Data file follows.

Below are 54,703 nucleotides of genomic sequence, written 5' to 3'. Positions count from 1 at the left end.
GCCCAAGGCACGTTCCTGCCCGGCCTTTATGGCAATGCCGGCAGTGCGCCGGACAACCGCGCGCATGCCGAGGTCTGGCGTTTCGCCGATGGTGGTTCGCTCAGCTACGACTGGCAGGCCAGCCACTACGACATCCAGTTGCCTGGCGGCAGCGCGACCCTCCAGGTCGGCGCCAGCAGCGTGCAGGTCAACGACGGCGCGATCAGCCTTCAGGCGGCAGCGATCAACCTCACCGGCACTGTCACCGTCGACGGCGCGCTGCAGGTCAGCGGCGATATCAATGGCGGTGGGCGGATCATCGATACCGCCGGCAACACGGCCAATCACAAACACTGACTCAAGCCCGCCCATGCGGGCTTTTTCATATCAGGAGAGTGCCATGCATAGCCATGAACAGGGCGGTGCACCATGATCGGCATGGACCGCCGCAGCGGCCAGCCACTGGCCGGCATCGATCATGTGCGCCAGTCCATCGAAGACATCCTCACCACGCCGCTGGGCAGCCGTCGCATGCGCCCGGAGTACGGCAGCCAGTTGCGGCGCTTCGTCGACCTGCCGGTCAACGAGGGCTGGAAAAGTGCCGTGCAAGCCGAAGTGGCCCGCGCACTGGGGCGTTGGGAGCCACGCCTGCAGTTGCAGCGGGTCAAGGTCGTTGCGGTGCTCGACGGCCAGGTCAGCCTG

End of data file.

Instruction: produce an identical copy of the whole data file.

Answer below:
Below are 54,703 nucleotides of genomic sequence, written 5' to 3'. Positions count from 1 at the left end.
GCCCAAGGCACGTTCCTGCCCGGCCTTTATGGCAATGCCGGCAGTGCGCCGGACAACCGCGCGCATGCCGAGGTCTGGCGTTTCGCCGATGGTGGTTCGCTCAGCTACGACTGGCAGGCCAGCCACTACGACATCCAGTTGCCTGGCGGCAGCGCGACCCTCCAGGTCGGCGCCAGCAGCGTGCAGGTCAACGACGGCGCGATCAGCCTTCAGGCGGCAGCGATCAACCTCACCGGCACTGTCACCGTCGACGGCGCGCTGCAGGTCAGCGGCGATATCAATGGCGGTGGGCGGATCATCGATACCGCCGGCAACACGGCCAATCACAAACACTGACTCAAGCCCGCCCATGCGGGCTTTTTCATATCAGGAGAGTGCCATGCATAGCCATGAACAGGGCGGTGCACCATGATCGGCATGGACCGCCGCAGCGGCCAGCCACTGGCCGGCATCGATCATGTGCGCCAGTCCATCGAAGACATCCTCACCACGCCGCTGGGCAGCCGTCGCATGCGCCCGGAGTACGGCAGCCAGTTGCGGCGCTTCGTCGACCTGCCGGTCAACGAGGGCTGGAAAAGTGCCGTGCAAGCCGAAGTGGCCCGCGCACTGGGGCGTTGGGAGCCACGCCTGCAGTTGCAGCGGGTCAAGGTCGTTGCGGTGCTCGACGGCCAGGTCAGCCTG